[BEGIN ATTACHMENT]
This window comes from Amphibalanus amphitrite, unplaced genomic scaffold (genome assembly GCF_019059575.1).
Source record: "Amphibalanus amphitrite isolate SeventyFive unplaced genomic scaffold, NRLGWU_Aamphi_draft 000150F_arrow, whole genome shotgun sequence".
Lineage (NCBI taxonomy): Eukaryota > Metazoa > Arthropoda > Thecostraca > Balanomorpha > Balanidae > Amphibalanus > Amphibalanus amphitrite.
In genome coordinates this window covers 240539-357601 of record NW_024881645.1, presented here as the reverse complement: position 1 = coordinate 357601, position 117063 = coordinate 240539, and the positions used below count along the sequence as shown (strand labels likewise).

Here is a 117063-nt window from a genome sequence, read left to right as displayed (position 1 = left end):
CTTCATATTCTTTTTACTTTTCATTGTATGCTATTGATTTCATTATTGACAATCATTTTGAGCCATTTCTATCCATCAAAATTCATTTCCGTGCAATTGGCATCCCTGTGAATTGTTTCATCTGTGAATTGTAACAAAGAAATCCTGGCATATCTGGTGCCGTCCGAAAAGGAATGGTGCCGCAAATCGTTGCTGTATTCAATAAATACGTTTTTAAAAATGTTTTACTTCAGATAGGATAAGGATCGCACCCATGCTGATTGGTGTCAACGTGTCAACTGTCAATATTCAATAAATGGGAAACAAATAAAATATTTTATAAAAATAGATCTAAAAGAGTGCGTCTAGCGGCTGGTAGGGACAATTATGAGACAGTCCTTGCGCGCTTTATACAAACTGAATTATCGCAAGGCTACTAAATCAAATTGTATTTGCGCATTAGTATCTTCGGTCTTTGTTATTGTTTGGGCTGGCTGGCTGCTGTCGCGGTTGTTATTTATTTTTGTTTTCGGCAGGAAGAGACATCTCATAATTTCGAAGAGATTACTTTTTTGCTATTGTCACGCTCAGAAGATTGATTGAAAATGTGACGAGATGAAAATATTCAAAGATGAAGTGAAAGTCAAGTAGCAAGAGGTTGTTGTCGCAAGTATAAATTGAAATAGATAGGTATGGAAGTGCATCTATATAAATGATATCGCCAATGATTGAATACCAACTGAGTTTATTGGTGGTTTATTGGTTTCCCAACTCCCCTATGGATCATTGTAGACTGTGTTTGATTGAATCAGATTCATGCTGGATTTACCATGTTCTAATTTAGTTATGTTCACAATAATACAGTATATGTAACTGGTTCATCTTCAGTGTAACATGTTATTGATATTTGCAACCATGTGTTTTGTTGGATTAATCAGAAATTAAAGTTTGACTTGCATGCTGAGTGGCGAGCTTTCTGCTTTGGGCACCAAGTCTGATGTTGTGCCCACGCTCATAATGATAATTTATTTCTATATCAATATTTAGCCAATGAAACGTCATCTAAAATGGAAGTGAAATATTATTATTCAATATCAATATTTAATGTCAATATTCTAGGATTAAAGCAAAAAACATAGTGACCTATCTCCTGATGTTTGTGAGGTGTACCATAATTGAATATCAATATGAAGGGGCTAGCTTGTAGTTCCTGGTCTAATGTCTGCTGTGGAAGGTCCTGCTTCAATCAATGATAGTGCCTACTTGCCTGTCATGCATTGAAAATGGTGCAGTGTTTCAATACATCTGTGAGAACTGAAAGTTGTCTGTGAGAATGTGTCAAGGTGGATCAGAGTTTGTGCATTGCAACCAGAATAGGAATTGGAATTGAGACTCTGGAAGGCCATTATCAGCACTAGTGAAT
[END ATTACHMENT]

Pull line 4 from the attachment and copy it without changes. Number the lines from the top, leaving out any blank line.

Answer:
In genome coordinates this window covers 240539-357601 of record NW_024881645.1, presented here as the reverse complement: position 1 = coordinate 357601, position 117063 = coordinate 240539, and the positions used below count along the sequence as shown (strand labels likewise).